Uperesia is a blog with topics related to IT security. The blog discusses topics ranging from malware analysis to penetration testing, threat intelligence and active defense. Occasionally a writeup of a technical topic related to IT security can be found here too.
Hancitor's packer demystified

Post about reverse-engineering a packer which has been used in the past year by the Hancitor malware family to evade security detection. The packer can also be linked to many other financially motivated attacks in the past.

How TrickBot tricks its victims with webinjects

Blog which discusses how the TrickBot banking trojan uses webinjects to alter the contents of banking websites with the goal of defrauding its victims. The post also discusses how banks may detect customers infected by TrickBot.

Malicious dropper as an attack vector

Post which discusses different types of malicious droppers (file extensions) which may be used as an attack vector. These malicious droppers are often used in the weaponization phase of the cyber kill chain with the goal of compromising a system.

Booby trap a shortcut with a backdoor

Post which gives insight into how malware, which was allegedly used by the same group responsible for hacking the DNC and influencing the 2016 American elections, is built.

Inside the necurs botnet: the origin of locky malspam

Post which discusses methods to track the Necurs botnet: a centrally controlled group of computers on which a backdoor is installed. The article explains how a threat intelligence tool, which tracks the malicious mails sent by the botnet, can be built.

Buffer overflow explained

Post which discusses how arbitrary code execution in a program can be achieved by exploiting a buffer overflow vulnerability

Analyzing rig exploit kit

Post which discusses the Rig exploit kit: a kit used by cyber criminals to distribute malware. The kit abuses (exploits) flaws in outdated software in such a way that if a victim browses to a compromised site, its computer might get infected.

The pyramid of pain in threat hunting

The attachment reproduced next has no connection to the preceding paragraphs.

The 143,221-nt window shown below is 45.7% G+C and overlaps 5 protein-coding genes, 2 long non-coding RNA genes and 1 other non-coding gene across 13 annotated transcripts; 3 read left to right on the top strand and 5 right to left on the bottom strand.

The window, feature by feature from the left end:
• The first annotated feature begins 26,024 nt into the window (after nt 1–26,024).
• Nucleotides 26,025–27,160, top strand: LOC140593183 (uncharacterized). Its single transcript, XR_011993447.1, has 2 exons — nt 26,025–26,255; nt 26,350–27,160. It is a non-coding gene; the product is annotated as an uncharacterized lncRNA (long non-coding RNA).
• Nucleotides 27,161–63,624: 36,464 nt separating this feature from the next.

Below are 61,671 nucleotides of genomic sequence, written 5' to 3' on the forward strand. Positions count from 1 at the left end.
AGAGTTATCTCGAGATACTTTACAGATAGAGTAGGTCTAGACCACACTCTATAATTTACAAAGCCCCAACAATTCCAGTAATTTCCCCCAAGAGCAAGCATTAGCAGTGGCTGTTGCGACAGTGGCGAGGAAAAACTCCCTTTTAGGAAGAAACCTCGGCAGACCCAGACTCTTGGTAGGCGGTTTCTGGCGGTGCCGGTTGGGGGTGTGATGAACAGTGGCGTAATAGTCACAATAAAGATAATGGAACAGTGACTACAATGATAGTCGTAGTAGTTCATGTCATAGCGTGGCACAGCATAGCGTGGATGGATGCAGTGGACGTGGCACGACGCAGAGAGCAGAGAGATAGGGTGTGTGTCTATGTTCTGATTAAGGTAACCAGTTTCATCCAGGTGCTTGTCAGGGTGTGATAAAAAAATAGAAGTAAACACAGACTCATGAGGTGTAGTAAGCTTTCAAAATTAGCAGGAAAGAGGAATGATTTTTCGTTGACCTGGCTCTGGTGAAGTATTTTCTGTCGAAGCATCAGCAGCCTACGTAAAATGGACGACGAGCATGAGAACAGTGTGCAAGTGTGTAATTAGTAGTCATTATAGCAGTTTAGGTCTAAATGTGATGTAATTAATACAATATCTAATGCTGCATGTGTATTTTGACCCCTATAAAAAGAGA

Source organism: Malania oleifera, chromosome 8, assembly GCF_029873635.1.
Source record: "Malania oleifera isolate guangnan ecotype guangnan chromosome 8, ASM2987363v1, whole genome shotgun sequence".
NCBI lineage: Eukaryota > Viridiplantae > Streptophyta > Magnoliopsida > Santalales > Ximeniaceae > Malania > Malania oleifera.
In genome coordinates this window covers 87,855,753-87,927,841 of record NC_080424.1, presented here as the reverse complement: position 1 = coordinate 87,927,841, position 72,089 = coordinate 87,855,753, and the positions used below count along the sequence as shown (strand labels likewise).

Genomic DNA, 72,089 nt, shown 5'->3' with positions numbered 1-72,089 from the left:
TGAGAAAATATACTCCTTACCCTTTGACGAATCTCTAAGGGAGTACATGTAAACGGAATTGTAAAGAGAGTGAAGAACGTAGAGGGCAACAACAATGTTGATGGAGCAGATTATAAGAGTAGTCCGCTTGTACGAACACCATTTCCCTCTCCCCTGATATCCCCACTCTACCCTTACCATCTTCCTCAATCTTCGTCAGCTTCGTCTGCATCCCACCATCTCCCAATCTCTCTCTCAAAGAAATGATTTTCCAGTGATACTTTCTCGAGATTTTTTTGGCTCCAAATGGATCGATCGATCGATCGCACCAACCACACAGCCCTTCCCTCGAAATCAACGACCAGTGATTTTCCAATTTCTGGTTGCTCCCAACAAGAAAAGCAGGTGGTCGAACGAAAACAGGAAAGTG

Blog that discusses the theory of the pyramid of pain (the potential of threat intell) in threat hunting

Analyzing malicious office documents

Post which discusses weaponized office documents: documents, e.g. a word or excel document, with embedded malware. The post discusses three ways to spread malware via office documents: VBA macros, OLE objects and microsoft office exploits.

Analysis of a packed pony downloader

Malware reverse engineering tutorial which explains how self-defending malware making use of packers can be dissected.

Deobfuscating a Locky dropper

Tutorial which explains how an obfuscated javascript dropper (a javascript which needlessly contains complex constructs, in order to make it more difficult for antivirus software to detect the codes malicious nature) can be deobfuscated.

Analysis of an Angler Wordpress backdoor

Post which discusses how malicious code is injected in compromised websites. The malicious code redirects visitors of the compromised website to an exploit kit.

A closer look to fileless click fraud malware: Poweliks

Post which discusses the techniques used by Poweliks: malware which lives in the computers registry and which generates artificial traffic towards advertisement sites.

Reverse engineering Tinder: retrieving privacy-sensitive data

Post which discusses hunting for (security) vulnerabilities in Tinder. The post discusses a sensitive data exposure vulnerability in Tinder, which got fixed by Tinder within forty-eight hours.

Dridex: a modern bank robber

Post which discusses the Dridex banking trojan: a virus which is able to steal information submitted to an online banking application. The stolen information (such as authentication codes) is used to defraud the victim at a later stage.

Top three interesting facts about Angler exploit kit

Post which discusses the Angler exploit kit: a kit used by cyber criminals to distribute malware. The kit abuses (exploits) flaws in outdated software in such a way that if a victim browses to a compromised site, its computer might get infected.

Pretty Good Privacy (PGP) explained

Article which explains PGP: an asymmetric encryption algorithm used to digitally sign a message or to encode a message in such a way that only the intended receiver is able to decode the message.